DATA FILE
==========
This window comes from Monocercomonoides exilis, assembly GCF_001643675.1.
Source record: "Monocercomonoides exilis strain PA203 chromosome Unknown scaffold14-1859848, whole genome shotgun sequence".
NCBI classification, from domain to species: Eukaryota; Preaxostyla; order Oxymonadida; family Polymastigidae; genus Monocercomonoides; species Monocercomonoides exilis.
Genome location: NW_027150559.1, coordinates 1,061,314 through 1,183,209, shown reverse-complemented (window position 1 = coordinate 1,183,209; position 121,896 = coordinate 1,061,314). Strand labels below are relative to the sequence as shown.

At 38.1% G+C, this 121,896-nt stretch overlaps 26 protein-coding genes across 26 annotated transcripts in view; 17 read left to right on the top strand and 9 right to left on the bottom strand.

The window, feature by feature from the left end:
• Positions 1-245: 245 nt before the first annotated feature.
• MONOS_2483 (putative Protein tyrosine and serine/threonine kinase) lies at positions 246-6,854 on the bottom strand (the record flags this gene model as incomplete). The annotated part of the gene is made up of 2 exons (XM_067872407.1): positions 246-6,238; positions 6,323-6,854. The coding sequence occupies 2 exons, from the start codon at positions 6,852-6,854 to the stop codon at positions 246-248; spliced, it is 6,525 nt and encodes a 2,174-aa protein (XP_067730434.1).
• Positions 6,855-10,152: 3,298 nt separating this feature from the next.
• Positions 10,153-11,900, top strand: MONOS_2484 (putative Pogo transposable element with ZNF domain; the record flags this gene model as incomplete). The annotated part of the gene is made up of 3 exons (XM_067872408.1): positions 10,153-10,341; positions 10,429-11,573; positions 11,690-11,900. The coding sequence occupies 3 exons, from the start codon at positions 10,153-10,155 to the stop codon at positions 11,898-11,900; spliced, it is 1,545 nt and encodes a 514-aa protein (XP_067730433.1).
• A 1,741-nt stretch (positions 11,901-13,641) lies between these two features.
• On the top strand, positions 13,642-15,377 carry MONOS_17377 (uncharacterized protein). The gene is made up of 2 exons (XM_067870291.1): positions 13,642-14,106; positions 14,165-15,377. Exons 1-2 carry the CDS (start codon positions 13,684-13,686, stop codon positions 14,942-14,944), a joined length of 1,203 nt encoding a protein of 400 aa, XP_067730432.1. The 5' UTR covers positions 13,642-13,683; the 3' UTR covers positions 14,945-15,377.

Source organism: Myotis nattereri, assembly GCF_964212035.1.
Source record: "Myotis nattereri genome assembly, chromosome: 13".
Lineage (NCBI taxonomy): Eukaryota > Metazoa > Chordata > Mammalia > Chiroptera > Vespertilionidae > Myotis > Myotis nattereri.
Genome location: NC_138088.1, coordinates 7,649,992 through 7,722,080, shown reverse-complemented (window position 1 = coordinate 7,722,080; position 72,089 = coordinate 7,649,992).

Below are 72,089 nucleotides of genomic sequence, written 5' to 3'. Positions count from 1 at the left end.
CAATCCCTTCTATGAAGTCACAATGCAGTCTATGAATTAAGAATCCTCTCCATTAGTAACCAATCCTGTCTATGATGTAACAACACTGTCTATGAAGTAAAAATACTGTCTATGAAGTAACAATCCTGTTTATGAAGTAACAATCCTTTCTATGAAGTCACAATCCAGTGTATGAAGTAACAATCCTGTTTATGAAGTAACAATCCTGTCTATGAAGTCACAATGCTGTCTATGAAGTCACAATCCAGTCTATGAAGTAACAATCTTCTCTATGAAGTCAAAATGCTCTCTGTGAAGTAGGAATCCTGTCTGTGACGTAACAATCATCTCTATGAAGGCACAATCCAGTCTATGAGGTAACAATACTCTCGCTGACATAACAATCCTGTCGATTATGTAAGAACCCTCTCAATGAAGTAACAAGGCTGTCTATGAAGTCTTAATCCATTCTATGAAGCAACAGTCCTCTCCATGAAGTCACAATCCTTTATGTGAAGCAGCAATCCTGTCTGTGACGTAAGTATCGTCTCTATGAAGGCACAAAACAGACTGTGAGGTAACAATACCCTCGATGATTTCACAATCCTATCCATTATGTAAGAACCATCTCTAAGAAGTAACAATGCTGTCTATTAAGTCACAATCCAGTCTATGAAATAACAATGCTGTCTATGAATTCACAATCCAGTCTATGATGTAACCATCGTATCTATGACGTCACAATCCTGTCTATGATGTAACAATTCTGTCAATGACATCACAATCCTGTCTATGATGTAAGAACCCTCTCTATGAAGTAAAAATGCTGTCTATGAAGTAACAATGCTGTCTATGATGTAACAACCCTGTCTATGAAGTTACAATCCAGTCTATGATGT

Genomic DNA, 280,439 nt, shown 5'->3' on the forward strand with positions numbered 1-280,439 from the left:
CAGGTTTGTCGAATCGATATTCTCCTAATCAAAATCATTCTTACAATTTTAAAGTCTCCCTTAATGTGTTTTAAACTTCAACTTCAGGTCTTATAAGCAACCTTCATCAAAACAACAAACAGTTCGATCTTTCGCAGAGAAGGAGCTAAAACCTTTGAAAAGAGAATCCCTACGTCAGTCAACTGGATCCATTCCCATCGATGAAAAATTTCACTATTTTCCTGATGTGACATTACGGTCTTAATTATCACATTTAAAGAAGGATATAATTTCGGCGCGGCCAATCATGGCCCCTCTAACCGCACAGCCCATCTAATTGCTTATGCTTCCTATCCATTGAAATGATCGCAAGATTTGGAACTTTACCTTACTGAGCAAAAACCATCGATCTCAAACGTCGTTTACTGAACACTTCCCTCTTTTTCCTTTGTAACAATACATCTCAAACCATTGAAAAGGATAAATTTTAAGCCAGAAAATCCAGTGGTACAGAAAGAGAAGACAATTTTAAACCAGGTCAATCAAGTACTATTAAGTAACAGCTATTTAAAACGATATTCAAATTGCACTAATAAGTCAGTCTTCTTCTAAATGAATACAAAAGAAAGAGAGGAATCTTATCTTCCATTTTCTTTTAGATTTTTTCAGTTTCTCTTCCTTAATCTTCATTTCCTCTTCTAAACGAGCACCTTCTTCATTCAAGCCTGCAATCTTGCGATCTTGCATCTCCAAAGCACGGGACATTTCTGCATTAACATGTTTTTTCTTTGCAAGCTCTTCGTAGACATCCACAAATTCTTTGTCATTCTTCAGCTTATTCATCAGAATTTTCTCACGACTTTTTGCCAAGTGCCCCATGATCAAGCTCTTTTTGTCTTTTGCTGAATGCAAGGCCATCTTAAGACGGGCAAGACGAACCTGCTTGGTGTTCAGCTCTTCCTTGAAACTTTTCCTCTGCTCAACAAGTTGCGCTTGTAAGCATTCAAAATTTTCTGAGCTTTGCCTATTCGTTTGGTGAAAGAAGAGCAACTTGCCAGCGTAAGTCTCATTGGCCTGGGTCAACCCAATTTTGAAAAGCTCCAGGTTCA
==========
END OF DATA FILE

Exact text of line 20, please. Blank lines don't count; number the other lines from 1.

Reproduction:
CAGGTTTGTCGAATCGATATTCTCCTAATCAAAATCATTCTTACAATTTTAAAGTCTCCCTTAATGTGTTTTAAACTTCAACTTCAGGTCTTATAAGCAACCTTCATCAAAACAACAAACAGTTCGATCTTTCGCAGAGAAGGAGCTAAAACCTTTGAAAAGAGAATCCCTACGTCAGTCAACTGGATCCATTCCCATCGATGAAAAATTTCACTATTTTCCTGATGTGACATTACGGTCTTAATTATCACATTTAAAGAAGGATATAATTTCGGCGCGGCCAATCATGGCCCCTCTAACCGCACAGCCCATCTAATTGCTTATGCTTCCTATCCATTGAAATGATCGCAAGATTTGGAACTTTACCTTACTGAGCAAAAACCATCGATCTCAAACGTCGTTTACTGAACACTTCCCTCTTTTTCCTTTGTAACAATACATCTCAAACCATTGAAAAGGATAAATTTTAAGCCAGAAAATCCAGTGGTACAGAAAGAGAAGACAATTTTAAACCAGGTCAATCAAGTACTATTAAGTAACAGCTATTTAAAACGATATTCAAATTGCACTAATAAGTCAGTCTTCTTCTAAATGAATACAAAAGAAAGAGAGGAATCTTATCTTCCATTTTCTTTTAGATTTTTTCAGTTTCTCTTCCTTAATCTTCATTTCCTCTTCTAAACGAGCACCTTCTTCATTCAAGCCTGCAATCTTGCGATCTTGCATCTCCAAAGCACGGGACATTTCTGCATTAACATGTTTTTTCTTTGCAAGCTCTTCGTAGACATCCACAAATTCTTTGTCATTCTTCAGCTTATTCATCAGAATTTTCTCACGACTTTTTGCCAAGTGCCCCATGATCAAGCTCTTTTTGTCTTTTGCTGAATGCAAGGCCATCTTAAGACGGGCAAGACGAACCTGCTTGGTGTTCAGCTCTTCCTTGAAACTTTTCCTCTGCTCAACAAGTTGCGCTTGTAAGCATTCAAAATTTTCTGAGCTTTGCCTATTCGTTTGGTGAAAGAAGAGCAACTTGCCAGCGTAAGTCTCATTGGCCTGGGTCAACCCAATTTTGAAAAGCTCCAGGTTCA